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The federal government’s proposal to set a 30% reduction for the widely used antimicrobial substance triclosan continues to disappoint environment and health groups in Canada, which have spent years calling for the government to set elimination targets. Triclosan is used as an antimicrobial agent in hundreds of consumer and personal care product, including toothpaste and mouthwash, but a growing number of studies have shown that it has not been effective in increasing protection from bacteria spread. At the same time, triclosan has been shown to have toxic impacts when released into water bodies.
Canada’s proposal will not provide the level of protection that our lakes and rivers need from the toxic effects of triclosan. A regulatory target to eliminate triclosan from consumer and personal care products would be more protective and in line with US states – Minnesota, New York and New Jersey – that have banned its use.
Instead, the Canadian government’s proposal is to achieve a 30% reduction of triclosan in the environment by issuing a Pollution Prevention Planning Notice under the Canadian Environmental Protection Act – with industry itself being required to develop and implement the plans. Meanwhile, disappointed by the lack of aggressive targets set by the federal government, nearly 1,000 Canadians have taken the pledge to eliminate triclosan from their own homes and workplaces.
In 2017, the Florence Statement on Triclosan and Triclocarban 2017 was signed by over 200 scientists and medical professionals urging action to “Avoid the use of triclosan, triclocarban, and other antimicrobial chemicals except where they provide an evidence-based health benefit (e.g., physician-prescribed toothpaste for treating gum disease) and there is adequate evidence demonstrating they are safe.”
The government has an opportunity to stimulate change in how consumer products are manufactured if regulatory triggers are in place to ban triclosan. The low reduction target doesn’t create the right triggers for users, manufacturers and importers to move away from triclosan or other similar toxic substances towards safe alternatives. Canadians should be concerned that many of their sensitive and significant water bodies will continue to see the impacts of triclosan for years to come without aggressive targets set by our decision makers.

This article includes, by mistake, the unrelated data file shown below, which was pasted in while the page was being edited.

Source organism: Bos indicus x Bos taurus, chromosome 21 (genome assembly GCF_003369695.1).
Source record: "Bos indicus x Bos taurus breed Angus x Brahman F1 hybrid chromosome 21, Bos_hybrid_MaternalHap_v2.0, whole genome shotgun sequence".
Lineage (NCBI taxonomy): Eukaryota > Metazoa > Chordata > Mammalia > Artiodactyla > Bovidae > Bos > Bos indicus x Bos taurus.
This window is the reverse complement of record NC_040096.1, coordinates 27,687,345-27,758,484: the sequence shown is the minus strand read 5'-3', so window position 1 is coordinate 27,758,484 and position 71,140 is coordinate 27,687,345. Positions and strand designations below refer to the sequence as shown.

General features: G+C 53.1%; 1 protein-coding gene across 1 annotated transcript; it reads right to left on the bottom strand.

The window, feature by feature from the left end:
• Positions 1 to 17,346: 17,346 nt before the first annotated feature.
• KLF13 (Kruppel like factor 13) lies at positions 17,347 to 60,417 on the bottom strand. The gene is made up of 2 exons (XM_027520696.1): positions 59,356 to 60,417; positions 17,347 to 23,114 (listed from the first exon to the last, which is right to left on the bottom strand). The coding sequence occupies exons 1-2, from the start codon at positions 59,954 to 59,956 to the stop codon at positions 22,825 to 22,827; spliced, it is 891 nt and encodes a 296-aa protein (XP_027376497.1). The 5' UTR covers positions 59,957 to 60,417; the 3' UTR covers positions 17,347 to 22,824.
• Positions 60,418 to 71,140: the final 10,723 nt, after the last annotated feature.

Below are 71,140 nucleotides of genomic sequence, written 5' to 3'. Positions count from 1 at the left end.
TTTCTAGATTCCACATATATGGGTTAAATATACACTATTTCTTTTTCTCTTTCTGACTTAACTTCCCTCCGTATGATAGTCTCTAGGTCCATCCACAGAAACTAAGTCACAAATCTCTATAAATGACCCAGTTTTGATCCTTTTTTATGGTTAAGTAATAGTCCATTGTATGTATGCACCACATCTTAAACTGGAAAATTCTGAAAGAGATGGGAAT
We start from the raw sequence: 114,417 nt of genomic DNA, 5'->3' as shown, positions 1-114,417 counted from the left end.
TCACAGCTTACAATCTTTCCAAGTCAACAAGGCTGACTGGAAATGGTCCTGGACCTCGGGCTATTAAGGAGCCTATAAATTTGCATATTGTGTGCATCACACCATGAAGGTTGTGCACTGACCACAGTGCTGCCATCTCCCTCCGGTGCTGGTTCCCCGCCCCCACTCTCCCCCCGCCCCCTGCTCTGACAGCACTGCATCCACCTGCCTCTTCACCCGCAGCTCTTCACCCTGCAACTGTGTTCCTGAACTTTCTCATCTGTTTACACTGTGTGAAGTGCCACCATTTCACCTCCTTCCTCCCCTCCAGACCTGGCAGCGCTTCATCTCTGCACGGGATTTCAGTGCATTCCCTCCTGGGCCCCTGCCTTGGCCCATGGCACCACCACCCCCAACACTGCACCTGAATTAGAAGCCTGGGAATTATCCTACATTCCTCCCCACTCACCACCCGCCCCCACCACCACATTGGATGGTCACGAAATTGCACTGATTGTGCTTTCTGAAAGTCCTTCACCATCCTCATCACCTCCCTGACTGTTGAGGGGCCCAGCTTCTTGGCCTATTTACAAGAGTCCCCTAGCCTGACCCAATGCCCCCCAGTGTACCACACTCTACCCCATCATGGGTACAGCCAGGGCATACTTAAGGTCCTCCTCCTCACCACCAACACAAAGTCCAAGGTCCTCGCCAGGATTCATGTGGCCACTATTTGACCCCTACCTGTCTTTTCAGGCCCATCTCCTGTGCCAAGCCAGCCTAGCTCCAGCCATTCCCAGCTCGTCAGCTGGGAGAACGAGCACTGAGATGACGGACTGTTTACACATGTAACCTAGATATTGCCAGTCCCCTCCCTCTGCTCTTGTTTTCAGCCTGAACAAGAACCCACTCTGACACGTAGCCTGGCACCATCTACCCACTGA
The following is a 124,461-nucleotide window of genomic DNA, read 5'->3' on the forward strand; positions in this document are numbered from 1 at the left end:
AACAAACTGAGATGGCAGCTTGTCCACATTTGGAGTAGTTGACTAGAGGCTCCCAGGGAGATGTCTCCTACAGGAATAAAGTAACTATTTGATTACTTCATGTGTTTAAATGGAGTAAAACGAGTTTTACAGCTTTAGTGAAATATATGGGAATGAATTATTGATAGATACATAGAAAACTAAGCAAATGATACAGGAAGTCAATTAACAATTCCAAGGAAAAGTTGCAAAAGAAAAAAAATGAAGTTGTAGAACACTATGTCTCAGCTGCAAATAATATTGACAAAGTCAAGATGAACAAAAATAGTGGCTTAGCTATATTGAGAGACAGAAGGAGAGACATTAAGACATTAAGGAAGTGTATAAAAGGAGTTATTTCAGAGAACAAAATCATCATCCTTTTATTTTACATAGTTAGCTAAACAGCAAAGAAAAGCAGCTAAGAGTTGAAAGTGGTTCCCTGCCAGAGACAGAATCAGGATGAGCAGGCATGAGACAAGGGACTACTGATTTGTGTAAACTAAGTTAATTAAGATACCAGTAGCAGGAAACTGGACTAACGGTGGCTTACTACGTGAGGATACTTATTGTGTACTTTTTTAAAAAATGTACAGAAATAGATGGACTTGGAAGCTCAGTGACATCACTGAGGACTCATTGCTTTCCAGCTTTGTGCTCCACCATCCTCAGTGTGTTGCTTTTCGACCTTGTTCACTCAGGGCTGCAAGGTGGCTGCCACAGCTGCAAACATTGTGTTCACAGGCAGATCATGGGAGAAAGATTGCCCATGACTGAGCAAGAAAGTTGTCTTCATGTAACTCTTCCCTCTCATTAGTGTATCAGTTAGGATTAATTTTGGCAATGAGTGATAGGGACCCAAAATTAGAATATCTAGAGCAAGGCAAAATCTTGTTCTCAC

Since 2012, environment and health groups have repeatedly submitted comprehensive comments to the Canadian government on the assessment of triclosan. These groups have expressed concern that triclosan was found to be toxic to the environment but was not recognized as toxic to human health, and have called on the government for a comprehensive ban of triclosan from consumer and personal care products. The latest submissions by environmental and health organizations on the government proposal was February 27, 2018 and can be found here.
Triclosan is known to be persistent and bioaccumulative in the aquatic environment and other organisms. Once released to the environment, triclosan breaks down into toxic by-products including chlorinated phenols and biphenyl ethers (as a result of chlorination process), methyl triclosan (from biological methylation), and chlorinated dibenzodioxins (after photooxidation). Triclosan is also a suspected endocrine disrupting substance and is associated with reproductive and developmental impacts in animal and in vitro studies.